As the story starts, Barry Allen is trying to get used to how the world has changed since he’s been gone, while everyone around him is preparing to celebrate his return. Through the magic of decompression, this whole thing is told over the course of 6 issues. Basically, he runs really fast (’cause that what The Flash does), and he ends up finding a bunch of other speedsters within the Speed Force. Some good, some bad, but they all seem to die when he touches them. It turns out that it’s all the work of The Reverse Flash, or Professor Zoom, or whatever he’s called now. For the sake of clarity, we’ll call him Yellow Flash. You know he’s bad because his suit is ugly (even though the “hero” basically dresses like a hornless devil, but that’s a debate for another time). Then, through a whole bunch of flashbacks, we also deal with the fact that Barry was constantly driven by the desire to clear his father’s name for the murder of his mother. I don’t know if this is true or a retcon, as Barry died shortly after I became my parents’ happy little “surprise”. Haven’t read very many Barry stories, and that’s not a Flash Fact I’ve seen printed on Underoos and cereal boxes. In any case, he wants to solve his mom’s murder. In the present day, he gets possessed by the Negative Speed Force, making him EEEVVVIIILLL! It’s because he hates the modern world, and wants to go back to the comfort of The Speed Force. Remember in Shawshank Redemption how the dude couldn’t handle the outside world and hanged himself? Yeah, kinda like that. I’m gonna cut to the chase: Yellow Flash killed Barry’s mom. Like you didn’t see that coming. But here’s the real kicker: it turns out that Barry’s family had actually grown old and lived a long life together. Yellow Flash wanted to torment Barry, so he went back in time and killed the mom. So, the mom’s death was an in-story retcon. Mindfuckery! Yellow Flash can’t kill Barry because he needs him in order to eventually exist, but that don’t mean he can’t kill the people around Barry! In the end, Barry realizes that his wife, Iris, is his “anchor”, and he decides he wants to LIVE! The world celebrates his return, and Yellow Flash is abducted by some other Flash villain that I guess I’m supposed to know.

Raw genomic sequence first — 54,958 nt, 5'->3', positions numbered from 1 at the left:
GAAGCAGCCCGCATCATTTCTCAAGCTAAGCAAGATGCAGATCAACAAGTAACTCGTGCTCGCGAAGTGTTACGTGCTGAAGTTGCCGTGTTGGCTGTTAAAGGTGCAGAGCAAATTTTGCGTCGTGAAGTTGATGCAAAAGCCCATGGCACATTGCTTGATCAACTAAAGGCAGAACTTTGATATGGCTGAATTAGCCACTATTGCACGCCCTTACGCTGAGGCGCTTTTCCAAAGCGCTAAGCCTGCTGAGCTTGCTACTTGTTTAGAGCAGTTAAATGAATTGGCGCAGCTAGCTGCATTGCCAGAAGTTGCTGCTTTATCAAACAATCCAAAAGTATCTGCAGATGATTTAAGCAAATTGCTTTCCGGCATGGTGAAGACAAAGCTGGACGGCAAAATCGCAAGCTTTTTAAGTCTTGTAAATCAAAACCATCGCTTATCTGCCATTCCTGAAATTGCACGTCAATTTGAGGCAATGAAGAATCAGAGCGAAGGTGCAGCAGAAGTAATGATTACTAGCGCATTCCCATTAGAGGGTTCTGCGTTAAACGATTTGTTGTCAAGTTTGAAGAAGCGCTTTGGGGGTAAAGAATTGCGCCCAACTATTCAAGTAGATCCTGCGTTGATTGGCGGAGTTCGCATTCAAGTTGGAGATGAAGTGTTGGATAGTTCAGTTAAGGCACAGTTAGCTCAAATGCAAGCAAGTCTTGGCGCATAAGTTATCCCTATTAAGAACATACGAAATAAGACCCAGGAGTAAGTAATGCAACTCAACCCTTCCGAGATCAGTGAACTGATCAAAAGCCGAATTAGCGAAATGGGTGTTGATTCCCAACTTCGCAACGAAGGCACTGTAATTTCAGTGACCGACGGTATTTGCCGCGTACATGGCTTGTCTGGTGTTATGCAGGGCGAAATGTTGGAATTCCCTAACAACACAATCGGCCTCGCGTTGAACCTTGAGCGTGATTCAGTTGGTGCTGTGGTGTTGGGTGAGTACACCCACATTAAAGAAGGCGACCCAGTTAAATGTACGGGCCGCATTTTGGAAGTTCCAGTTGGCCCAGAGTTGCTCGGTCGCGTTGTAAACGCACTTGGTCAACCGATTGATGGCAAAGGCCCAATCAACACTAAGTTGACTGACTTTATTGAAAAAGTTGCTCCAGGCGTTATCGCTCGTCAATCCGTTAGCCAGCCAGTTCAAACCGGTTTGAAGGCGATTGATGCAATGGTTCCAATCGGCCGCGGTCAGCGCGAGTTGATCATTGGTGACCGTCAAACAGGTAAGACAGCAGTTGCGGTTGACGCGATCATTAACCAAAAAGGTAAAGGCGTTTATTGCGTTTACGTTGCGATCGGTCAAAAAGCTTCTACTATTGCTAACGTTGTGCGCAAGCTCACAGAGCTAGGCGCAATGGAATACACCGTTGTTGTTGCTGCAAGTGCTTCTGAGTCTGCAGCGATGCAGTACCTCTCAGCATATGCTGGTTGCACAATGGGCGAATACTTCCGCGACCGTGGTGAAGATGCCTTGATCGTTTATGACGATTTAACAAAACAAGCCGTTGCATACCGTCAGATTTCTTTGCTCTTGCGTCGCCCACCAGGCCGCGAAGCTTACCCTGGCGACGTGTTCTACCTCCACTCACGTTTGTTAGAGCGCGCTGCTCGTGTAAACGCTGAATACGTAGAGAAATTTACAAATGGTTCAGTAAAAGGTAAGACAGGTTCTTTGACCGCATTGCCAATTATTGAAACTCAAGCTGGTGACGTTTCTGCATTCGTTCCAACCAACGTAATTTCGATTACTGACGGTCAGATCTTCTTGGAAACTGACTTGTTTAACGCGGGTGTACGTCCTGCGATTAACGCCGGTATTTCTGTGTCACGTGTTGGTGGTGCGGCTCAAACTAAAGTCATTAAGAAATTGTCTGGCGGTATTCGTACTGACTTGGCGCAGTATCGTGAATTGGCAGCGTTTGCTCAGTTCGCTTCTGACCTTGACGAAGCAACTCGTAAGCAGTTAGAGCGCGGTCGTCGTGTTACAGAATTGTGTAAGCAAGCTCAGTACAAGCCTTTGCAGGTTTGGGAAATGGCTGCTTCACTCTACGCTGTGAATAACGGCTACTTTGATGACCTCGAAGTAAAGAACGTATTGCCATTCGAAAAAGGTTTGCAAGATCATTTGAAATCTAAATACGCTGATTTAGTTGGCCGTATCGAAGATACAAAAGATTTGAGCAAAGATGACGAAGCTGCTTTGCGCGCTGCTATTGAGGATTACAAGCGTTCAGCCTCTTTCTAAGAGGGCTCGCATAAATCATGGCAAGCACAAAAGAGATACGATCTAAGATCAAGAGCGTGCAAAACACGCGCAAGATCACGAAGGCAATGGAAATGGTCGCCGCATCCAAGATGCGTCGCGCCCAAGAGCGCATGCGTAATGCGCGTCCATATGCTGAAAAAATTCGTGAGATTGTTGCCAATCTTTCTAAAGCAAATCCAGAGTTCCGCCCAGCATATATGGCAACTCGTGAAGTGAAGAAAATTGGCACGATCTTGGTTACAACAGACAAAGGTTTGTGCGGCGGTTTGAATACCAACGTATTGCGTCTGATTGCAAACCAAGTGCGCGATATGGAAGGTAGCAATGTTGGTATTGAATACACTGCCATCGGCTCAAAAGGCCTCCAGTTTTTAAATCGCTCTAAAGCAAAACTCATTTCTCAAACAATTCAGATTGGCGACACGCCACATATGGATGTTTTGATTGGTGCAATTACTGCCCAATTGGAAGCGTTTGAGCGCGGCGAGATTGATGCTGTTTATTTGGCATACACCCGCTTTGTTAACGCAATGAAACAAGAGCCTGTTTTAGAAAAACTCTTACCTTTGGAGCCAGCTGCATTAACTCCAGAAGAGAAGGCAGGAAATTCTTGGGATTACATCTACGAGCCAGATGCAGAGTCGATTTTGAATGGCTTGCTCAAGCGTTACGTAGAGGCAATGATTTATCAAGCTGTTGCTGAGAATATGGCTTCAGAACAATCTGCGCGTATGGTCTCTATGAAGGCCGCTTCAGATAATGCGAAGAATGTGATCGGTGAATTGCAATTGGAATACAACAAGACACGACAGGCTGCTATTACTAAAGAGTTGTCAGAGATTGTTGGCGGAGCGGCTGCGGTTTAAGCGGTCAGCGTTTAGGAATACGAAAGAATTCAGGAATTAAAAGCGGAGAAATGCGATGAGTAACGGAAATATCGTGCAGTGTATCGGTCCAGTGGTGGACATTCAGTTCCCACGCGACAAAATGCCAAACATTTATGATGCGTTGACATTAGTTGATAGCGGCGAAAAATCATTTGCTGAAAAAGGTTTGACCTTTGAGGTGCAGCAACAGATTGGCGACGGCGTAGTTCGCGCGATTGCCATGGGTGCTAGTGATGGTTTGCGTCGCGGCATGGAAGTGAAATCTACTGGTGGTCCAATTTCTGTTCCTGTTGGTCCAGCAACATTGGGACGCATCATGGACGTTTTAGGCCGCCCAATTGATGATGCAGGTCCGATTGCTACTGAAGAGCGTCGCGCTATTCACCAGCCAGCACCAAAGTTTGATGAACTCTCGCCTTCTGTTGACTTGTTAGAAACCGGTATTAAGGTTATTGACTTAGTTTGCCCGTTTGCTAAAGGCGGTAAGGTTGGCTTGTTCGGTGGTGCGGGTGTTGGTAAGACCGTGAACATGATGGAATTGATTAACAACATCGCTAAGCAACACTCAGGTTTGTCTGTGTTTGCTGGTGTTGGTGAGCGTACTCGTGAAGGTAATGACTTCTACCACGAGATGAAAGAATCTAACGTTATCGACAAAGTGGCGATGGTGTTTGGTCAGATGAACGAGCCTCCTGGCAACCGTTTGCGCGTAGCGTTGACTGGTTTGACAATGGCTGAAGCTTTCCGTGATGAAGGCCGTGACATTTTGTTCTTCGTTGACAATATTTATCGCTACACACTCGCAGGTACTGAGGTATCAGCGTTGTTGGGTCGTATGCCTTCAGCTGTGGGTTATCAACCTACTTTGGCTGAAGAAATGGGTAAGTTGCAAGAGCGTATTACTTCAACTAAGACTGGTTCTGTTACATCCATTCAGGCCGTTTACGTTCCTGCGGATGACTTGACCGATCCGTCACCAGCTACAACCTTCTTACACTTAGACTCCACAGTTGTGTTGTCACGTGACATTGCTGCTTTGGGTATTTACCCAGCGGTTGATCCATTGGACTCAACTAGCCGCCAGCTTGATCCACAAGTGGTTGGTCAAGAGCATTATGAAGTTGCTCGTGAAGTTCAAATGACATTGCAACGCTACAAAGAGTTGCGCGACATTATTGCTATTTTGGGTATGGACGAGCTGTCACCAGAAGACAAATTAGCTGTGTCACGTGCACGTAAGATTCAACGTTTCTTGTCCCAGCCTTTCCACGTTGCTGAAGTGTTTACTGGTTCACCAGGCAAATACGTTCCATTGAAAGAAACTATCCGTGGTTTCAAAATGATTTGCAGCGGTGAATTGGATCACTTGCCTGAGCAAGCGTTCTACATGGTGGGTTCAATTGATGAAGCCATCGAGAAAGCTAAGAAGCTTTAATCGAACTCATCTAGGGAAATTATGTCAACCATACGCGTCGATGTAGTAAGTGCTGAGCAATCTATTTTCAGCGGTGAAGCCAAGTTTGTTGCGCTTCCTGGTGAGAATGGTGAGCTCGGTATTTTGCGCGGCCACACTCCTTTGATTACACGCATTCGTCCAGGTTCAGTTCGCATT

I’m not gonna be your typical internet fanboy and say “that fucking sucked!” Honestly, I can’t say that. All I can say is that it wasn’t written for me. I have a friend who worships at the altar of The Flash, and I’m pretty sure he might enjoy it when he gets around to reading it. I just don’t have enough history with the franchise for it to resonate with me. It’s like a giant speedster family reunion, but you really need to know about all of them to really grasp the weight of it all. I went into it thinking that the point of the miniseries was to make me care about Barry, but instead it seems to be intended to make the reader care about The Flash Legacy. This would all be well and good if they hadn’t done away with all of that in the New 52. As far as we can tell, Wally doesn’t exist, Jay doesn’t exist, Jesse & Max may not exist, and Bart is kind of a different person. We know Yellow Flash existed up to Flashpoint, as that was all his fault, but I don’t know about post-Flashpoint. So, in a lot of ways, it could also be seen as a farewell love letter to the speedsters. Whatever it was, I don’t think it was for the casual fan and, as a casual fan, it didn’t leave me with the feeling that Barry Allen was the rightful speedster to bear the mantle of The Flash. He spends most of Rebirth, telling those around him that he didn’t need to come back. You would think that would force the story to prove that he is, in fact, needed in this world, but i don’t think it accomplishes that task. Anyway, since he’s The Flash of the New 52, it’s not like we really have a choice. So, I guess I’ll have to learn to like him. In closing, it was totes awesome (I got that phrase from my pal over at The Robot’s Pajamas) for Geoff to reach out to me like he did, and I only wish the story could’ve resonated with me the way that I think he felt it would. Honestly, I think that’s what makes me feel the worst about this whole thing.